Early Tuesday night, Delaney Jordan, a Maryland materials science and engineering major, U.S. Army Research Laboratory contractor, and generally humble and "hella smart" senior (her friends' words, of course), will briefly stop cramming for another exam to watch TV.
The test Wednesday morning is in a 400-level class called Introduction to Kinetics of Reactions in Materials. The course, according to the university catalog's description, examines the "thermodynamics of solid solutions, free energy and phase diagrams, thermodynamics of interfaces [and] concepts of kinetics." Essentially, Jordan explained, the study of state change — how equilibrium is disrupted, why a reaction takes place, what drives the rate of transformation. You know, basic stuff.
They are lessons that to another student might seem abstract, a matter of theoretical comprehension but not practical application. Jordan, however, already is familiar with the possibility of real-world change, and her study break that night will be proof. Along with Marcos Colon-Pappaterra and Kevin Merrick, friends and fellow engineering majors, she'll be tuned in to the debut of Esquire Network's "Team Ninja Warrior: College Madness," a five-episode series that offers proof of equilibrium disrupted, of rapid transformation.
In an episode shot this August and airing Dec. 13, Jordan, Colon-Pappaterra and Merrick will represent Maryland against Wisconsin in the obstacle course competition inspired by NBC's popular "American Ninja Warrior." The winner faces either Michigan or Ohio State in a relay race, with the fastest team advancing to the finals in the season finale.
"You don't need to conform to the image of a nerdy computer engineer who only sticks his nose in his computer," Jordan said, "and doesn't know what 'Ninja Warrior' is."
The Maryland trio cannot speak about how they fared in the competition until it hits the airwaves. How they got there, though, they were all too eager to share, as if acknowledging that the distance they'd covered would make their starting point more understandable, or at least easier to chuckle at.
Merrick, for instance, once weighed about 150 pounds as a student at Aberdeen. It was not a well-proportioned 150 pounds, spread, as it was, over a 6-foot-2 frame. "Imagine a skeleton that has a little bit of meat on it," he said. "That's really how I started out."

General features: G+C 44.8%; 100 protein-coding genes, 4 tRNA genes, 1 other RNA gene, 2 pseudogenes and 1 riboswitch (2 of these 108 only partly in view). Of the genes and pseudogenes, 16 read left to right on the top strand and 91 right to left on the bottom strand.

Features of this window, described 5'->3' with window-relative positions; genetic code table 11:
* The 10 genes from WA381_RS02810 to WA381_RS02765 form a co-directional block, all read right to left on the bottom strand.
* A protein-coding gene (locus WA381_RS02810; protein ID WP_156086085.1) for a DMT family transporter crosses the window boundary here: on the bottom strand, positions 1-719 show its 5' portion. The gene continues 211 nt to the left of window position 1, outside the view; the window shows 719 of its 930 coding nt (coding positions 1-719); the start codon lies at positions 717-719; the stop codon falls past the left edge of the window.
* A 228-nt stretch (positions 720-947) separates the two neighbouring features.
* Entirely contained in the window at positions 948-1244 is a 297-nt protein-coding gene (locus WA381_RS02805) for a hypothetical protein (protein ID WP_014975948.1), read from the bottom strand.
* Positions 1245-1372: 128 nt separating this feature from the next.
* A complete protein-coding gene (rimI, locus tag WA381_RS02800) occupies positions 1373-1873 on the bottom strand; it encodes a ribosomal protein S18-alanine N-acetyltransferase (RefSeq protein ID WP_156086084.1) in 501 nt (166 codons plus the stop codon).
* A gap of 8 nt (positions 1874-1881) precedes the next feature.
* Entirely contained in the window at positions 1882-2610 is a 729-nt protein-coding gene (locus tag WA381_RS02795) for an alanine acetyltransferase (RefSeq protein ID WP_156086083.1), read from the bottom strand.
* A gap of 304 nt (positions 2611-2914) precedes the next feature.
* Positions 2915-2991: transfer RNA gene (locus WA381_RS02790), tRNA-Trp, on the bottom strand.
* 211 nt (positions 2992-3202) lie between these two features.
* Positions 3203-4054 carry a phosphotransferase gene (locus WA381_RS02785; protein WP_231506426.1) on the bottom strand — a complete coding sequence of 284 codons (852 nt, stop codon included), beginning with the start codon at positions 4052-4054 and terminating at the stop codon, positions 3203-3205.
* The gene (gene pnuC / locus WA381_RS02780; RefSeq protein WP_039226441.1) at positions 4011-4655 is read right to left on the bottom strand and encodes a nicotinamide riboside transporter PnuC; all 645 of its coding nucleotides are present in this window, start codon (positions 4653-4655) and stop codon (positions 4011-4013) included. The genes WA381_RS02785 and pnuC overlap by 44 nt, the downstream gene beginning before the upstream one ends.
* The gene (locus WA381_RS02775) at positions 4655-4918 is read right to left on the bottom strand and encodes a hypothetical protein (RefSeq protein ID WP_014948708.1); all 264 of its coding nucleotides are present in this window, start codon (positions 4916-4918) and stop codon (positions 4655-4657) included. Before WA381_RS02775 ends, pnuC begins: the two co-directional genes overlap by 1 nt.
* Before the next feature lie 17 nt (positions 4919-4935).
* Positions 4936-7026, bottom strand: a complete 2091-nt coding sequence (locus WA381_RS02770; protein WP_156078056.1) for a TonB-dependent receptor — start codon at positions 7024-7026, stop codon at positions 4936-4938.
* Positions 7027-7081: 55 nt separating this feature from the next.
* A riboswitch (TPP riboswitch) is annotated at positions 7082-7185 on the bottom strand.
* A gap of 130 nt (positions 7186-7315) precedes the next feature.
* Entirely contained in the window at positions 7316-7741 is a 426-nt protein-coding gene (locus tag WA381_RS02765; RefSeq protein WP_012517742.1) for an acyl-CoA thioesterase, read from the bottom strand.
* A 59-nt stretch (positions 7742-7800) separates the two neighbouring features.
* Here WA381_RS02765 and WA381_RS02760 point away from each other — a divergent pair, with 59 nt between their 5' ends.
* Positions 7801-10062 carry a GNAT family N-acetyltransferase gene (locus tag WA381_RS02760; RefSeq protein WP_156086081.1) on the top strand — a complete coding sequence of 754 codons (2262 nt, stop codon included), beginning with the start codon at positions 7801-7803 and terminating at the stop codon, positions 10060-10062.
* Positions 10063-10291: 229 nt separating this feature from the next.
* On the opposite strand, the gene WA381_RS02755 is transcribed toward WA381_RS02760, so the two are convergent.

Then, sophomore year, Colon-Pappaterra transferred in. The New Jersey transplant had arrived in Harford County knowing almost no one and having almost nothing to do but imitate the parkour videos spreading fast across the internet. "Amazing stuff," Colon-Pappaterra recalled.
He started going to a parkour gym. He learned some gymnastics. Not long after meeting Merrick, he asked a question that had to be expected, given their burgeoning friendship: Hey, want to learn how to do a flip?
Conventional workouts had bored Merrick. Mainstream sports were likewise unaccommodating; he said he was one of two players cut from Aberdeen's junior varsity boys soccer team. But parkour, he said, was "always full-body, and it's new, it's fun." He became not only serious about the training discipline, but a "buffer skeleton," too.
When the friends arrived at Maryland two years ago, they joined Gymkana, a gymnastics troupe with high-flying acrobatic routines. Colon-Pappaterra eventually left to focus on his role on Maryland's cheerleading team, but the following year, Merrick met Jordan, a new group member.
She had competed in cross country and track at Glenelg but, until joining Gymkana, never had participated in gymnastics. Her upper-body and grip strength improved over time, and at Colon-Pappaterra and Merrick's urging, she began to accompany them on trips to Alternate Routes Gym in White Marsh.
It was not any "Ninja Warrior" skill she first had to master, she said, but rather her own fear. She had to find comfort in her new surroundings, like Merrick before her. "They taught me how to not be scared of the gym," Jordan said of her eventual teammates. "I was a little intimidated, as I think a lot of women are walking in."
In June, Colon-Pappaterra, Merrick and Jordan learned that "American Ninja Warrior," open only to contestants over age 21, was getting a college spin-off show. They applied separately, highlighting their own athletic bona fides — "Cliffhanger, Roulette Cylinder, Rumbling Dice, Quad Steps," Merrick said, a handful of show staples that test body and mind — and what they hoped would be their winning personalities.
Their entries had the mark of good engineering: Everything came together perfectly. In early August, they were told they would be on the show.
With just weeks before the competition, the trio continued to get smart and get big (or at least bigger). Merrick, a computer engineering and mathematics major, put on 20 pounds of muscle over the summer, topping out at 200. Jordan toned her physique and refined her technique. Colon-Pappaterra, a longtime "American Ninja Warrior" wannabe, considered everything he had learned as a mechanical engineering student.
The Warped Wall, he said, was particularly instructive. It's the final obstacle in many Ninja Warrior courses. It's also "like running up the side of a building and catching a window ledge on the second floor," Evan Dollard, a prominent American Ninja Warrior, said in 2013.
"A lot of people, when they're first trying to do the Warped Wall, they kind of run at it full speed ahead, just straight speed into it," Colon-Pappaterra said. "They end up running into the wall or not getting the height that they need."
When the course begins to change, curving from a short, flat track into a 180-degree nightmare, the contestant's body should change with it. That is what he had learned. After years spent working and bonding and growing, it was upward momentum that would propel Colon-Pappaterra, Merrick and Jordan past the wall and on to the next challenge.